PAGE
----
Hi. So, you indicated that your capital budget hasn’t changed, but maybe if you could provide some color on how you are managing I guess the CapEx process in the Northeast given the overlap with Williams and if there is any current opportunities to I guess divert some volumes and kind of optimize the combined infrastructure in that region before the merger occurs?

Mike Stice

So, let me comment to the process and then I will ask Bob to elaborate. We are actually operating as standalone organizations working within our own remit. So, there is not a conversation consolidating these things. We are actually spending time understanding the marketplace and trying to capture business. In some cases, we are competitors. And so at this point, we are not are engaged in the kind of conversation I think you are alluding to. From my standpoint, when I look at the Northeast and I highlight the overlap that you describe, there is definitely going to be some opportunity, but we have not engaged in that until a conversation that might take place post merger.

Sharon Lui - Wells Fargo

Okay.

Bob Purgason

Yes. I mean, Sharon, we still have lots of activity going as John continues to build out the Marcellus and we are very optimistic about the opportunities going forward on a pre- or post-merger basis.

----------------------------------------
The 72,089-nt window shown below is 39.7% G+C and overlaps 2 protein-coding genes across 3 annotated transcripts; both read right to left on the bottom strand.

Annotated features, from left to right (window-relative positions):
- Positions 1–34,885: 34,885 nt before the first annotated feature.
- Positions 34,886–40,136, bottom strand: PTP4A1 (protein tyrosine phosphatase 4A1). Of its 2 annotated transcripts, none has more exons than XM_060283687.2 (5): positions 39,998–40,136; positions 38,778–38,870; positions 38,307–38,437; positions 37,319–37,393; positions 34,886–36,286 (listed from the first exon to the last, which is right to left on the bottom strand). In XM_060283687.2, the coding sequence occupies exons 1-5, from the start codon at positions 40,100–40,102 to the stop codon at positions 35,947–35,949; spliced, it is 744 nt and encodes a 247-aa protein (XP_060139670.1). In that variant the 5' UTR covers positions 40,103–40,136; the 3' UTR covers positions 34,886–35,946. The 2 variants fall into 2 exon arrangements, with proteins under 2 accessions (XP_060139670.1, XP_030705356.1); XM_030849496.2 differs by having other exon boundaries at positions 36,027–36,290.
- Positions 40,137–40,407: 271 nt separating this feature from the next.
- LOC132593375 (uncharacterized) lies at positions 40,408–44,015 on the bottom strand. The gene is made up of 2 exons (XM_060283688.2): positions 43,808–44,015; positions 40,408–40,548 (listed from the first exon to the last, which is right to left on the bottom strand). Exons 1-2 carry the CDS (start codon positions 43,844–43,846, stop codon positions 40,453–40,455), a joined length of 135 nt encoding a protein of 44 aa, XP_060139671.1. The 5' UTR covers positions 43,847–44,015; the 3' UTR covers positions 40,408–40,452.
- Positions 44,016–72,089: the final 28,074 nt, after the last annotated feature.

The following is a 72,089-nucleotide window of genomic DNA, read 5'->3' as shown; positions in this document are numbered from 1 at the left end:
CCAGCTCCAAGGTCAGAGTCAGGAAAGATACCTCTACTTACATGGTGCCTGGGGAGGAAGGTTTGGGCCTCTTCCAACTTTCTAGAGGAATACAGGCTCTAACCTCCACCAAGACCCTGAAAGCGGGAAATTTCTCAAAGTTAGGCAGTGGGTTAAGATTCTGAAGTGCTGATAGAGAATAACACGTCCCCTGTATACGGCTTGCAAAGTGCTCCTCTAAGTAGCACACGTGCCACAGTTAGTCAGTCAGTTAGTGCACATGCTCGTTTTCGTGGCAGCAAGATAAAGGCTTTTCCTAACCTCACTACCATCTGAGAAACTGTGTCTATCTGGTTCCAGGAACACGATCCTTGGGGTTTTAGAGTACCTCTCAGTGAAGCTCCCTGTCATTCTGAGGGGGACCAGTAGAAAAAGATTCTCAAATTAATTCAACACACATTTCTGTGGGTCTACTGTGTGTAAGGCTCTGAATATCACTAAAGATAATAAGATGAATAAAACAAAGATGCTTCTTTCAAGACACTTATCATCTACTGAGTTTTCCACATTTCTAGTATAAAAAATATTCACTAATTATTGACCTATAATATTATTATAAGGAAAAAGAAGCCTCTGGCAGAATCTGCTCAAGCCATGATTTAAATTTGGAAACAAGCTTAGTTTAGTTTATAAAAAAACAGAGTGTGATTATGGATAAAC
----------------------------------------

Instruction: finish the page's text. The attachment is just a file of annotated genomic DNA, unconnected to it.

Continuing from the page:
Sharon Lui - Wells Fargo

Okay. And I guess just some housekeeping items, the MVC estimate went up slightly from last quarter. Is that just primarily the decline rates in the Barnett or what was the change I guess in your assumptions versus the first quarter?

Dave Shiels

Yes. Sharon, this is Dave. It’s really just fine tuning. So, as we get further into the year Chesapeake runs either one or two rigs and whether they are running one or two and how long they are running two versus one. It just allows us to fine tune that estimate for the year. So it’s nothing more than that.

Sharon Lui - Wells Fargo

Okay. And then I guess in terms of the GIP transaction with Williams, do you know if that resulted in a change in control or technical termination of the partnership and any tax implications?

Dave Shiels

No, there is no tax implications. There will be some change in control of events as it relates to equity vesting that will be a financial impact in the third quarter of 2014.

Sharon Lui - Wells Fargo

Great, thank you.

Bob Purgason

Thanks, Sharon.

Mike Stice

Take care, Sharon.

Operator

And we will take our question from James Jampel, HITE.

James Jampel - HITE